✓ The authors present the clinical, radiological, and pathological features of a malignant schwannoma occurring in the right lateral ventricle of a 40-year-old man. Metastasis to both cerebellopontine angles and to the cerebellum was found 7 months after subtotal removal of the tumor.
Jin-Myung Jung, Hyung-Jin Shin, Je G. Chi, In Sung Park, Eun Sang Kim and Jong Woo Han
Myung Soo Youn, Jong Ki Shin, Tae Sik Goh, Seung Min Son and Jung Sub Lee
Various minimally invasive techniques have been described for the decompression of lumbar spinal stenosis (LSS). However, few reports have described the results of endoscopic posterior decompression (EPD) with laminectomy performed under local anesthesia. This study aimed to evaluate the clinical and radiological outcomes of EPD performed under local anesthesia in patients with LSS and to compare the procedural outcomes in patients with and without preoperative spondylolisthesis.
Fifty patients (28 female and 22 male) who underwent EPD under local anesthesia were included in this study. Patients were assessed before surgery and were followed up with regular outpatient visits (at 1, 3, 6, 12, and 24 months postoperatively). Clinical outcomes were evaluated using the visual analog scale (VAS), Oswestry Disability Index (ODI), and the 36-Item Short Form Survey (SF-36) outcome questionnaire. Radiological outcomes were assessed by measuring lumbar lordosis, disc-wedging angle, percentage of vertebral slippage, and disc height index on plain standing radiographs.
The VAS, ODI, and SF-36 scores were significantly improved at 1 month after surgery compared to the baseline mean values, and the improved scores were maintained over the 2-year follow-up period. Radiological progression was found in 2 patients during the follow-up period. Patients with and without preoperative spondylolisthesis had no significant differences in their clinical and radiological outcomes.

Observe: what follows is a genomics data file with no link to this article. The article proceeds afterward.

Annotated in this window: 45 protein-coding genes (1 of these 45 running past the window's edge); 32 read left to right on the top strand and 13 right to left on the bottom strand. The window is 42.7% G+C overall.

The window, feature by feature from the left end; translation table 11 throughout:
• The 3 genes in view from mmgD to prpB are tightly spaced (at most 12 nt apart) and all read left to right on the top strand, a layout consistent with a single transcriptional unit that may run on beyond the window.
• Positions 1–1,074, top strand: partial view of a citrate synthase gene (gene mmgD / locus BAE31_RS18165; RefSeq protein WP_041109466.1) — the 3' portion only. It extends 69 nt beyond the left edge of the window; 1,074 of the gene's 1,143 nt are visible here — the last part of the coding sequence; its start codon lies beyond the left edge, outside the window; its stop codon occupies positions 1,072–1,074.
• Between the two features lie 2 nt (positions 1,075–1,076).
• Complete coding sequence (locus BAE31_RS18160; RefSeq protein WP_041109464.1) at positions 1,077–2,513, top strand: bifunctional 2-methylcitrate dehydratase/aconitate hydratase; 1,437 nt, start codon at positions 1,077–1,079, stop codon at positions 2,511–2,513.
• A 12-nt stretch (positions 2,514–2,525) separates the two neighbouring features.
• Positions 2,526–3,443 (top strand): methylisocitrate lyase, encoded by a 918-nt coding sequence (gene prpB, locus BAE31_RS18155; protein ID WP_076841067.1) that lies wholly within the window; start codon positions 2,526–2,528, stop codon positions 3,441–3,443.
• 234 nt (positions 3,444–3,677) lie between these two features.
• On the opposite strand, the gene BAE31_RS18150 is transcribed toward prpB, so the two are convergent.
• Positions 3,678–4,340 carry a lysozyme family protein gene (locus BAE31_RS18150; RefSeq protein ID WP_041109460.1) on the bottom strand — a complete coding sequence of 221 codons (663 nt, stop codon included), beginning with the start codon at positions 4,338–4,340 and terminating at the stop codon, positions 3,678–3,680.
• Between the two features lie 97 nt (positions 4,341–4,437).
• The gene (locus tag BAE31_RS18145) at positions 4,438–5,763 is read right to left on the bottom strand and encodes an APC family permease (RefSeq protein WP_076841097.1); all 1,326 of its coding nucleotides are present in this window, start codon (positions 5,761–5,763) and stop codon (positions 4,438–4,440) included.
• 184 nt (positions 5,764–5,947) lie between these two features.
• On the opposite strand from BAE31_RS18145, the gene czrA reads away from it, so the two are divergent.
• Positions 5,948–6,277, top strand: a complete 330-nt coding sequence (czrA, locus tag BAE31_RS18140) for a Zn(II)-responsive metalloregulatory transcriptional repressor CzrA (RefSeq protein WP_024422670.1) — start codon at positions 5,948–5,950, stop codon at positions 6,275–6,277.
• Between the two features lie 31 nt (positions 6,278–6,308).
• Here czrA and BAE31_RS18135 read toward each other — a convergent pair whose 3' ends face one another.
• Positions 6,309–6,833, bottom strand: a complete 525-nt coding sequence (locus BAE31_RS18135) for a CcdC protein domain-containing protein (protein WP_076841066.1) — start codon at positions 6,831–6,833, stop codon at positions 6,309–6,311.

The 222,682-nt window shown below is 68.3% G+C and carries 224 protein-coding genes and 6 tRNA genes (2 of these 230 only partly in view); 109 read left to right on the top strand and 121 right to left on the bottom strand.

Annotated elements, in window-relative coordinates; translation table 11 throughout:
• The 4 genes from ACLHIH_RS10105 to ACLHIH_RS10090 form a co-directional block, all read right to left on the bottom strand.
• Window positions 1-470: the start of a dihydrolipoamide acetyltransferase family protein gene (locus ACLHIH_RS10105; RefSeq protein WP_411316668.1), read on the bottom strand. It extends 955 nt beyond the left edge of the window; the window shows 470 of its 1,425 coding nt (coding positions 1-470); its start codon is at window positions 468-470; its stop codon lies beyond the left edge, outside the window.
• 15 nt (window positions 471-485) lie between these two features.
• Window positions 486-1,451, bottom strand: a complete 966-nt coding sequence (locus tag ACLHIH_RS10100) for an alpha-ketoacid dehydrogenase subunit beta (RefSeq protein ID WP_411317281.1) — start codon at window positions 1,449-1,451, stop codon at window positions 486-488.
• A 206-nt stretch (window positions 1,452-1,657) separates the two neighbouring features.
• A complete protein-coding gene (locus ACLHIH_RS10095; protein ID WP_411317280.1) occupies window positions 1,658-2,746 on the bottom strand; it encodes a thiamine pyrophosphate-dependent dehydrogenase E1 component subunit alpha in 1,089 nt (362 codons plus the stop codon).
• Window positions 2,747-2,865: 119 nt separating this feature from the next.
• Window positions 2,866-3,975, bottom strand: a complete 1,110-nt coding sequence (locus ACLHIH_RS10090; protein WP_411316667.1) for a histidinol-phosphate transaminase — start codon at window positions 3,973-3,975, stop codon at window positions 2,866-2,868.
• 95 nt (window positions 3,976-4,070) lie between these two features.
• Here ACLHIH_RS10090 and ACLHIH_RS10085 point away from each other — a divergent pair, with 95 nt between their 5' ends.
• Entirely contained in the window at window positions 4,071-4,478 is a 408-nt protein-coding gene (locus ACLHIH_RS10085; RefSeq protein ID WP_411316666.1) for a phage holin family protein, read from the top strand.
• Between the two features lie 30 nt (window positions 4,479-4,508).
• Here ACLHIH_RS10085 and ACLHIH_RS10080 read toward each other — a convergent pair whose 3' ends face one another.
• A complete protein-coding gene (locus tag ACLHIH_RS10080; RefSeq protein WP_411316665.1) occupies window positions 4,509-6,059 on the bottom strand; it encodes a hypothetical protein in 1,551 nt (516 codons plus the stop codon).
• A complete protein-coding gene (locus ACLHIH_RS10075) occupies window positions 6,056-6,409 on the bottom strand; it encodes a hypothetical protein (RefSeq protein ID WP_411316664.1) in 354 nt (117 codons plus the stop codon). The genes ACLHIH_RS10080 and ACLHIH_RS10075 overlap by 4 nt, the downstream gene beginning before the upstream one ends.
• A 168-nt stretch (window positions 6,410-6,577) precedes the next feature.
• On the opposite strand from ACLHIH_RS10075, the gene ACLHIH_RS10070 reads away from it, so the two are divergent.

EPD performed under local anesthesia is effective for LSS treatment. Similar favorable outcomes can be obtained in patients with and without preoperative spondylolisthesis using this approach.
Jong-myung Jung, Seung-Jae Hyun, Ki-Jeong Kim and Tae-Ahn Jahng
This study investigated the incidence and risk factors of rod fracture (RF) after multiple-rod constructs (MRCs) for adult spinal deformity (ASD) surgery.
A single-center, single-surgeon consecutive series of adult patients who underwent posterior thoracolumbar fusion at 4 or more levels using MRCs after osteotomy with at least 1 year of follow-up were retrospectively reviewed. Patient characteristics, radiological parameters, operative data, and clinical outcomes (on the Scoliosis Research Society-22r questionnaire) were analyzed at baseline and follow-up.
Seventy-six patients were enrolled in this study. RF occurred in 9 patients (11.8%), with all cases involving partial rod breakage. Seven patients (9.2%) underwent revision surgery. There were no significant differences in baseline demographic characteristics, radiological parameters, and surgical factors between the RF and non-RF groups. Multivariable analysis revealed that interbody fusion at the L5–S1 and L4–S1 levels could significantly reduce the occurrence of RF after MRCs for ASD (adjusted odds ratios 0.070 and 0.035, respectively). The RF group had significantly worse function score (mean 2.9 ± 0.8 vs 3.5 ± 0.7) and pain score (mean 2.8 ± 1.0 vs 3.5 ± 0.8) compared with the non-RF group at last visit.
RF occurred in 11.8% of patients with MRCs after ASD surgery. Most RFs occurred at the lumbosacral junction or adjacent level (77%). Interbody fusion at the lumbosacral junction (L5–S1 or L4–S1 level) could significantly prevent the occurrence of RF after MRCs for ASD.